SU election results announced

By Michael Grondin

“We see smiles, we see tears, but I want to give the utmost respect to anyone who put themselves out there. The SU is in good hands,” said current Students’ Union president Dylan Jones after the 2012-2013 su representatives were announced on March 8.

Over 5,700 students voted in the election this year, down one per cent from last year’s turnout, but still beating the previous year by six per cent.

Chief Returning Officer Rabiya Mansoor attributes the turnout to less candidate engagement with students.

She said voter turnout was positive, regardless of the fact that it was less than last year.

“I hoped more students would have voted because the Students’ Union works for them and it would be better if more students were involved,” she said.

Diversity was reflected in the representatives, and according to Jones, a range of hard-working individuals with different backgrounds and attitudes campaigned and were elected this year.

“Every year you get a different flavour, and either way it’s something good — a bunch of people trying to do the right thing for students and the university community,” said Jones.

Hardave Birk grabbed the position of president, beating Matt McMillan by just four per cent. Birk is advocating to keep MacHall in students’ hands.

He plans to battle tuition increases and introduce a smartphone application to encourage student engagement on campus.

Birk was the VP external in the 2010-2011 school year, and lost the presidential race to Jones last year.

“The students are usually never wrong in who they pick to put on the su, and what we have is a really diverse set of people on the team who have a lot of different backgrounds,” said Birk. “We have a diverse group who can represent a diverse university, and it’s the different perspectives that make a difference.”

Kenya-Jade Pinto and Michelle Huie ran a close race for the VP academic position. Pinto received 53 per cent of the vote, beating Huie by 266 votes.

“We’re lucky because all the candidates this year were up to the job, and it would have been great any way it turned out,” said Pinto.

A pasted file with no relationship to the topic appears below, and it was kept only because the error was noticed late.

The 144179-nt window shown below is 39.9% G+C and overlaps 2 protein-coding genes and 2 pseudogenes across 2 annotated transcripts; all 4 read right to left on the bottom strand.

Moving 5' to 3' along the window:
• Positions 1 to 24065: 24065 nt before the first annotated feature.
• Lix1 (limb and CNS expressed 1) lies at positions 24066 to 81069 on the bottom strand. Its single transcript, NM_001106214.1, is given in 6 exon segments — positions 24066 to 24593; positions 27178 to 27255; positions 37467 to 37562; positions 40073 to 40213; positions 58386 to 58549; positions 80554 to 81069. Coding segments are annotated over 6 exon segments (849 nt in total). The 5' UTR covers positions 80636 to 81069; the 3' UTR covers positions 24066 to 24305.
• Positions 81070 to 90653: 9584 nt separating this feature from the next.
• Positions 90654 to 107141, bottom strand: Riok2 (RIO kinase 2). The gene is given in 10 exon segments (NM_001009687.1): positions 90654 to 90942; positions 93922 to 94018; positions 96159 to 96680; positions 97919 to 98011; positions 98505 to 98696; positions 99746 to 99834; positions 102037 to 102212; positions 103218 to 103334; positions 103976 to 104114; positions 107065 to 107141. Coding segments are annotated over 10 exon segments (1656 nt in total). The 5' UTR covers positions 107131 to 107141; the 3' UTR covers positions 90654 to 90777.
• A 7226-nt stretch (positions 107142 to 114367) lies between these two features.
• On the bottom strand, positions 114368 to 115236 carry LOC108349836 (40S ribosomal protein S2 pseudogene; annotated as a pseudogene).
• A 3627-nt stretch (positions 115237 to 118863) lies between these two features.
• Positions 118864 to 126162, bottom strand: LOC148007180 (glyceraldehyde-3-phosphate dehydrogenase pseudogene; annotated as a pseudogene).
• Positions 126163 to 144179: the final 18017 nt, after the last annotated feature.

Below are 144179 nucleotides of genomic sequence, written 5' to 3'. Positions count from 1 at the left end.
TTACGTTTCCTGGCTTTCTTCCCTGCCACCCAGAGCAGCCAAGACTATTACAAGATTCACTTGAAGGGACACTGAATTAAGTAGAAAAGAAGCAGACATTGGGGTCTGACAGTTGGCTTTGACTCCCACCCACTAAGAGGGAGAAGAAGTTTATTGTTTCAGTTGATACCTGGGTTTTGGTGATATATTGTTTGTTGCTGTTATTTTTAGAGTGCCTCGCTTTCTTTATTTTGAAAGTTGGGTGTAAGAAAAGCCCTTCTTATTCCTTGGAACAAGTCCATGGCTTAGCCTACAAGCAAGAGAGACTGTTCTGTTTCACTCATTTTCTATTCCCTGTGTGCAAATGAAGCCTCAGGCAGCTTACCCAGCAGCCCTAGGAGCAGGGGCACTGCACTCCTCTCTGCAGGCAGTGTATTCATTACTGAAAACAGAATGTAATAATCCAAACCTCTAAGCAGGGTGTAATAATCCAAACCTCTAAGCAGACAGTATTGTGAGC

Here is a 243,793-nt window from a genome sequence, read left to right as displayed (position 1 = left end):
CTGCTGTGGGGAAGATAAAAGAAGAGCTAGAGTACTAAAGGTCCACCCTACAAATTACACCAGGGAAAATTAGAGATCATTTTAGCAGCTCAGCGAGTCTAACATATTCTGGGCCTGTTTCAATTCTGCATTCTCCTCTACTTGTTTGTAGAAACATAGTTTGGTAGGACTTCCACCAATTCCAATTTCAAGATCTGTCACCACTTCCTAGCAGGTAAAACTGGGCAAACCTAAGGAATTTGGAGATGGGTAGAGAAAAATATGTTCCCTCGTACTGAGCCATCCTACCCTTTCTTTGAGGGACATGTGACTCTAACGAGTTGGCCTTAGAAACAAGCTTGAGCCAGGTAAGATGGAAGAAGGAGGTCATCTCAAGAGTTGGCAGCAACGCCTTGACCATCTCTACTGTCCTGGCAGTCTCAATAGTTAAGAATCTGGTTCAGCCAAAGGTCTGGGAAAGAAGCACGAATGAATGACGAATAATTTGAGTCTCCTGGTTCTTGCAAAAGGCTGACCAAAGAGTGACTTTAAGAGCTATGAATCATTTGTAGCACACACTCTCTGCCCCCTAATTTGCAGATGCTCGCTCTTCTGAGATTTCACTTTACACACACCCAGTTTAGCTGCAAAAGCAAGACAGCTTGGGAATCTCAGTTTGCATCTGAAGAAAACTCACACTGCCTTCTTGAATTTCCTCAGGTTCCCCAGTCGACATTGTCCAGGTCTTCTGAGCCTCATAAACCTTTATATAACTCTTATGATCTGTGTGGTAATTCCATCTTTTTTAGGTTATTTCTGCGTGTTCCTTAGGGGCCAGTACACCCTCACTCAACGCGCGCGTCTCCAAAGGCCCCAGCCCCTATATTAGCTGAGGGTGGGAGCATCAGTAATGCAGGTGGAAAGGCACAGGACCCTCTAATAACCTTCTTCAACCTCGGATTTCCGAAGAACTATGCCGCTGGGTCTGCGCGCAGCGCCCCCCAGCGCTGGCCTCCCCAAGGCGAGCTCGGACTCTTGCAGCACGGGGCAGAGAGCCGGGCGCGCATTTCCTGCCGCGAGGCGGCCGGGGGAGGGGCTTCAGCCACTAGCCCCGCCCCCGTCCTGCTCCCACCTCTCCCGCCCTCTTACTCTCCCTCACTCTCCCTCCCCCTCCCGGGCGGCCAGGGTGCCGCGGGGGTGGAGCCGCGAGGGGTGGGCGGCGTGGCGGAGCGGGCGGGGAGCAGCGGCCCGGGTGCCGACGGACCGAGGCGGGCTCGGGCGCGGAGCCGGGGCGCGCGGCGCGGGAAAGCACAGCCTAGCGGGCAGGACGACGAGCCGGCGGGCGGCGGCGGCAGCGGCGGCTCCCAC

For vp external, Raphael Jacob will be replacing Matt McMillan. Jacob is a current representative for the faculty of arts. He attributes his success partially to his campaign video, which received over 2,300 views. He thinks students connected with the video, as well as his Ninja Turtle persona. Jacob’s platform consists of maintaining a high standard of learning for students while fighting against mandatory non-instructional fees. He believes that it was his visibility that allowed him to win.

He won 57 per cent of the vote, beating Kourtney Pratt and Maral Kiani.

Scott Weir will be next year’s vp operations and finance. He beat Jason Hong with 59 per cent of the vote. Weir is also a current representative for the faculty of arts, and he wants to improve sustainable practices, as well as increase student engagement.

VP student life was taken by Hayley Wade, beating Kevin Kempe and Mike Rines with 50 per cent of the vote. Her campaign was the most controversial of all the candidates this year with her “great dick, bro” posters, but it paid off in her favour. She wants to diminish the commuter-campus attitude at the University of Calgary.

According to Mansoor, the only issues that occurred were posters put up in illegal areas and dealing with the attention garnered from Wade’s controversial poster.

Vincent St. Pierre will be the student representative on the Board of Governors, beating out Chris Skappak and Kyle Bly.

Kelsy Norman, Hana Kadri, Sarah Damberger and Jack Mills will be next year’s representatives for the faculty of arts.

Justin Pon and Carol Yan will be representing the Haskayne School of Business.

The engineering reps will be Tyler Fischer and Trevor Bestwick.

Olabode Adegbayike, Marvi Cheema and Tyler Pentland are next year’s science reps.

The medicine rep is Stefana Pancic, and Riley Simister will represent nursing.

According to current vp academic Ola Mohajer, it is always difficult to measure how effective a team will be, but she believes that next year’s staff are capable.

“I think all of the people who have been elected are responsible, and I think they are hard-working and will have, for the most part, the best interest of students in mind,” said Mohajer.

Mohajer says valuing the diversity of opinions, are having a balance of approaches and viewpoints to see all the angles is important if the leaders of the su want to be effective.

“As long as they value that diversity, they’ll be able to bring everything back to the middle and find the best course of action for any situation.”

The elected representatives will be sworn in on April 27, 2012.


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